Frankenweenie

The electrifying dog is back from beyond the grave

Animation Comedy Family
87 min     6.939     2012     USA

Overview

When a car hits young Victor's pet dog Sparky, Victor decides to bring him back to life the only way he knows how. But when the bolt-necked "monster" wreaks havoc and terror in the hearts of Victor's neighbors, he has to convince them that Sparky's still the good, loyal friend he was.

Reviews

r96sk wrote:
Good stuff, unmistakably Tim Burton. Frankenweenie is a solid stop-motion horror film from Disney. Interesting plot, coupled with a suitable cast and untypical animation. It's also in black-and-white, which doesn't hamper things at all - I, in a weird sort of way, kinda forgot it was b/w for vast portions. Charlie Tahan voices the lead character, Victor Frankenstein. You also have well-known names in Winona Ryder (Elsa), Martin Short (Edward) and Catherine O'Hara (Susan). I also liked Martin Landau as Rzykruski. There's decent humour amongst those characters, too. Worth a watch, for sure.
CinemaSerf wrote:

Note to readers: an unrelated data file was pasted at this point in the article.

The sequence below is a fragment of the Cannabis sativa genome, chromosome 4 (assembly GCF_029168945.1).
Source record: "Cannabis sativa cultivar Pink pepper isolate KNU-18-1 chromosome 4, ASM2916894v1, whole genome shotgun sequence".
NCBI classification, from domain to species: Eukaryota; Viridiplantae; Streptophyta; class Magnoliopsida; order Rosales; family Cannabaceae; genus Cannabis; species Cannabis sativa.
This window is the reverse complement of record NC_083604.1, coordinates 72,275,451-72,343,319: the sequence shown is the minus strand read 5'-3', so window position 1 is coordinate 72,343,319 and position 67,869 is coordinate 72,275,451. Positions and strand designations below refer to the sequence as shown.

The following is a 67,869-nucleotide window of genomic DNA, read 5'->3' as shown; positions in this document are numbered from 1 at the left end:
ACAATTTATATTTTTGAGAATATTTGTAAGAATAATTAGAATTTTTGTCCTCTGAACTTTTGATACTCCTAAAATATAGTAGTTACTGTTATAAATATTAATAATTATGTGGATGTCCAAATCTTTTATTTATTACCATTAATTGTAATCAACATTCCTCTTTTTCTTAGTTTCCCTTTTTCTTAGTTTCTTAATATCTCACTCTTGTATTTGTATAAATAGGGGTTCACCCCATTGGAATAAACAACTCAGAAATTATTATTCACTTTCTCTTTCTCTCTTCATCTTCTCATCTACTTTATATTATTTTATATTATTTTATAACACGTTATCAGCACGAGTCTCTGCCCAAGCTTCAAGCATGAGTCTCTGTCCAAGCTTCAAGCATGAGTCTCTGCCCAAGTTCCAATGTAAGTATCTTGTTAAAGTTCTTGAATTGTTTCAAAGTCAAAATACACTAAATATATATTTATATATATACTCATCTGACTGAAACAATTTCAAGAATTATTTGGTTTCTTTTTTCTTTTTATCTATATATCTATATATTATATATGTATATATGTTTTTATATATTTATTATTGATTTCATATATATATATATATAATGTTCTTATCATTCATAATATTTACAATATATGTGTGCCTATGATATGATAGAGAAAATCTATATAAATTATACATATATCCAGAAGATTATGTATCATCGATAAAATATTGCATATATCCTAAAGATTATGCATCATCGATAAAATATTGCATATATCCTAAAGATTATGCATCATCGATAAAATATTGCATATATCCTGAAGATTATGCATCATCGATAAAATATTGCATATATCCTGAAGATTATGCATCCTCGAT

This time it's the Frankenstein story that gets the Tim Burton treatment delivering us an hybrid of "Edward Scissorhands" (1990) and Karloff's "Frankenstein" (1935) with a little pooch throw in for good measure. It's the eponymous mutt that gets hit by car whilst fetching a baseball hit, surprisingly, out of the park by his young master "Victor". Distraught, the scientifically minded youngster concocts a cunning plan to use the attic windows, some toy seahorses and loads and loads of lightning to bring "Sparky" back from the dead. What now ensues is quite a fun series of escapades as the young man resurrects his friend and tries to keep it a secret from his schoolmates ahead of a looming science fair that causes his friends to try to mimic his skills and create monstrous mayhem en route. The monochrome stop-motion animation (especially their eyes!) and typically fun Danny Elfman score make for an effective comedy-horror and it is hard not to engage with the reincarnated patchwork puppy. Their rather menacing science teacher "Rzykruski" reminded me of Christopher Lee, too. It's a quickly paced and engaging tale with a gentle morality to it - love, loyalty, friendship all feature strongly in a narrative that goes some way to illustrate how, illogically sometimes, people can become attached to their pets. Good fun, this film.

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